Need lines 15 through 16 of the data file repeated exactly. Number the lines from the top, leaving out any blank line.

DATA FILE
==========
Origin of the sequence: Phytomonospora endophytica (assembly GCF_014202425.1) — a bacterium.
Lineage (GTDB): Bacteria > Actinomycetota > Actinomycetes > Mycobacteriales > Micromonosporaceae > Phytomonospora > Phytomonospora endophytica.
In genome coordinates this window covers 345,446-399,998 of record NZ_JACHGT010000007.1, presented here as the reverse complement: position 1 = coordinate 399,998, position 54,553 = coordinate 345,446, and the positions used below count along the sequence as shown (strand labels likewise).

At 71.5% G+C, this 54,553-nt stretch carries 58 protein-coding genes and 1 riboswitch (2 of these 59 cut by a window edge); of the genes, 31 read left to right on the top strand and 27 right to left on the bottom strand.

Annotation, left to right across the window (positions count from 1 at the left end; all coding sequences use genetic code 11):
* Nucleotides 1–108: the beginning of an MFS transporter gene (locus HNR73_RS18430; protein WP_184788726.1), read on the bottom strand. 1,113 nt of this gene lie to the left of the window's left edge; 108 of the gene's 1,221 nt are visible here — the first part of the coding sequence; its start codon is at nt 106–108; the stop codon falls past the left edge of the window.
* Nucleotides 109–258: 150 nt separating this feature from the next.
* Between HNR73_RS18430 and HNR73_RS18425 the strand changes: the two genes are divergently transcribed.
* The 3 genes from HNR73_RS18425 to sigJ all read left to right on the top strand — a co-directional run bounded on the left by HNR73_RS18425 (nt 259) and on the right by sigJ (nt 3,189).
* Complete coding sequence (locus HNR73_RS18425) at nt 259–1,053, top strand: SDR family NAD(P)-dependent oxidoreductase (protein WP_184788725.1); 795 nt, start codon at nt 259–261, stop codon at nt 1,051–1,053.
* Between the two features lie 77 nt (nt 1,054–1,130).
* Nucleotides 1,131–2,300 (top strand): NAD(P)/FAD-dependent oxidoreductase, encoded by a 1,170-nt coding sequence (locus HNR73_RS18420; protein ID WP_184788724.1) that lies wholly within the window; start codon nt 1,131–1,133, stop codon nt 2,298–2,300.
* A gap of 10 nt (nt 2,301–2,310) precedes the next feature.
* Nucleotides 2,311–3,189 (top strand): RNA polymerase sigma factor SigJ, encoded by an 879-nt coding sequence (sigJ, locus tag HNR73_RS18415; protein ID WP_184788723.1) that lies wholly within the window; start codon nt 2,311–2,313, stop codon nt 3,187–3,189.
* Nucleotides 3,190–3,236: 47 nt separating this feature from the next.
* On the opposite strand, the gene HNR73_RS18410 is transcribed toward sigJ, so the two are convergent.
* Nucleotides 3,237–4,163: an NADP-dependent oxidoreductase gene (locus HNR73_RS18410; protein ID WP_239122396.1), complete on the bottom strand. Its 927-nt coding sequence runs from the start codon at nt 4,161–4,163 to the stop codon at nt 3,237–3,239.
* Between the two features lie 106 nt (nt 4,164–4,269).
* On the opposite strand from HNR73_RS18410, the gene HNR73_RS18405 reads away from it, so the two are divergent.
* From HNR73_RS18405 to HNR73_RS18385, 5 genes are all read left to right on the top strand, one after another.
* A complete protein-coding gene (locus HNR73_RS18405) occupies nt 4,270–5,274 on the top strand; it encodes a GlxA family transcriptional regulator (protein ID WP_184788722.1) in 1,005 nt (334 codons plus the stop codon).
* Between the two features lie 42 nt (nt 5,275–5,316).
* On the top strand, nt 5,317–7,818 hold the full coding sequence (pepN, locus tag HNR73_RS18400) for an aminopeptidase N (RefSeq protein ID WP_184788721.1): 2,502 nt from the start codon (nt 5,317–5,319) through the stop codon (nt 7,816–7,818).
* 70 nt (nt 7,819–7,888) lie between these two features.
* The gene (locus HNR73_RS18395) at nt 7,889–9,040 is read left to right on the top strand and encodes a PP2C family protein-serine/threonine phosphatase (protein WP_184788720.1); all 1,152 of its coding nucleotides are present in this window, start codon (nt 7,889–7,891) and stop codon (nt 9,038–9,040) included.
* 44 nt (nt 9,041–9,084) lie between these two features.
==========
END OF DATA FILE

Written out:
* Nucleotides 3,190–3,236: 47 nt separating this feature from the next.
* On the opposite strand, the gene HNR73_RS18410 is transcribed toward sigJ, so the two are convergent.